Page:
Saturday, February 19, 2005

Eklavya (2005)



I am quite mixed in my reaction to this movie - mainly because of the baggage that the director's name carries when it comes up on screen before the feature starts. VVC is a name to look forward to if you follow Indian Cinema, whether as Producer or as Director - and especially as director. After all, this is the man who gave us Kareeb, and before that 1942: A Love Story, and before that Parinda, and before that Khamoshi! But if you notice the pattern, this man started on the highest note and has only declined. Although his latest is not his best, especially given to believe what he could have accomplished, it still rises over contemporary *Bollywood* cinema (I don't count Bharadwaj in that list and Santoshi is an exception).


The movie starts by telling us who Eklavya was in Hindu Mythology, and lays the question: Was Eklavya's sacrifice in the name of Dharma (Moral Duty) right?

Eklavya (AB) plays the royal guard of the present-day King (Boman Irani) of a small Rajashthani town. When his Moral Duty is called into question, he has to make the choice between blindly following his Moral Duty or redefining what Dharma is. His dilemma is created mainly due to the presence of Kunwar Saif Ali Khan (Prince) and Kunwar Jackie Shroff (King's younger Brother).

Even for a little less than 2hrs, the movie trudges at a slow pace. The breathtaking visuals help to not ever let boredom set in, coupled with another outstanding performance by Saif Ali Khan. His brooding self-justified Kunwar is anchored in his own interpretation of a *new-age* Dharma that he preaches to redefine for Eklavya.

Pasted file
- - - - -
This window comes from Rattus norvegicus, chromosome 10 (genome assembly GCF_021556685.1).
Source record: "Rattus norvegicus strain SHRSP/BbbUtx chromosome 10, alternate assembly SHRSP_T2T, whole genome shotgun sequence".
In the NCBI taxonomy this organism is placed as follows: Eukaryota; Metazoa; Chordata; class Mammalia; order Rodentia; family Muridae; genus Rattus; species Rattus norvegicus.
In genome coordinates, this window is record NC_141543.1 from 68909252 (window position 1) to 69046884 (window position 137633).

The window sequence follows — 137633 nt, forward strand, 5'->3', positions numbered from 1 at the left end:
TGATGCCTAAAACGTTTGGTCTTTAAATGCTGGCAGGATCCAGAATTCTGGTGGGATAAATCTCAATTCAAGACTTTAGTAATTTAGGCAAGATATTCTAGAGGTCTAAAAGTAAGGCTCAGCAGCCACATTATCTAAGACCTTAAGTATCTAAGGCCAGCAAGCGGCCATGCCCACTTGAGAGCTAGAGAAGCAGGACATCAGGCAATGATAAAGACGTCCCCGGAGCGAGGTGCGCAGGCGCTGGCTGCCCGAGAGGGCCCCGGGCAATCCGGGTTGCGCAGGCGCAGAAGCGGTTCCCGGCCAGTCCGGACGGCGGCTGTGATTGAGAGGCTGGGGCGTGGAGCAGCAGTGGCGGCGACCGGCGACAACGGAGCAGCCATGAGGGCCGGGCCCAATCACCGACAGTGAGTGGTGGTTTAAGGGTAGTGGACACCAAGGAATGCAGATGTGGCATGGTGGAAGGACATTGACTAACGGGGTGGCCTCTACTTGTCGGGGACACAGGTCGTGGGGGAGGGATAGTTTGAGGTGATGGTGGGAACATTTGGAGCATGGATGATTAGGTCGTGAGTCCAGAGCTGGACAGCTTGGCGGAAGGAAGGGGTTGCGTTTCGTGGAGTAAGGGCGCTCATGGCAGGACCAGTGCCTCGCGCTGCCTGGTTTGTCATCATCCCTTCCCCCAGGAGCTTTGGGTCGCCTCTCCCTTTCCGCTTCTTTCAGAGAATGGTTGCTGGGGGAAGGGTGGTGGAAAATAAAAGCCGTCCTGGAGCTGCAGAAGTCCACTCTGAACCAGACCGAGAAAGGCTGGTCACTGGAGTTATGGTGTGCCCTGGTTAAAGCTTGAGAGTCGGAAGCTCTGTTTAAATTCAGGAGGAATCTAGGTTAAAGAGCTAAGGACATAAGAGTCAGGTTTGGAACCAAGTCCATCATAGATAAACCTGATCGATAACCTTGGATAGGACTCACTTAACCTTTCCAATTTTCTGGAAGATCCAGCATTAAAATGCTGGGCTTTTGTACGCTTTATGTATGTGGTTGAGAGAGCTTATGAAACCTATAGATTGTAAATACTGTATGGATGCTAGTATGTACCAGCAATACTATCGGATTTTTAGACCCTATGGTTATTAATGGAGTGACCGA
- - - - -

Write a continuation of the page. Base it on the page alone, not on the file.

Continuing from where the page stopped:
Being a little gutless, VVC does slip in the make-believe factor during the climax in an otherwise realistic movie. Yet his technique builds up enough positives that the end-result is stays well above the satisfaction line. A grateful/thankful performance from Jacki Shroff does not help, but Sanjay Dutt chews that off by stealing scenes even off from Ab. Boman Irani, Vidya Balan, Raima Sen, Parikhist Sahini are fill-ins.

Over time, the movie might be reduced to one of academic interest only in the Director's filmography, but could be just a little more for the major actors.

My Rating --> 3.5 of 5


***Spoiler Comment (Highlight to read)***
Gutless VVC? Yes. He should have let AB kill Saif. And then, for the rest of his days, live in the eternal guilt of killing his son & in the Moral Dilemma of whether he FOLLOWED Dharma, or DEFIED Dharma. That would be a really awesome closing. I don't think it is for VVC to decide if Eklava (of Myths) did the right or wrong thing.

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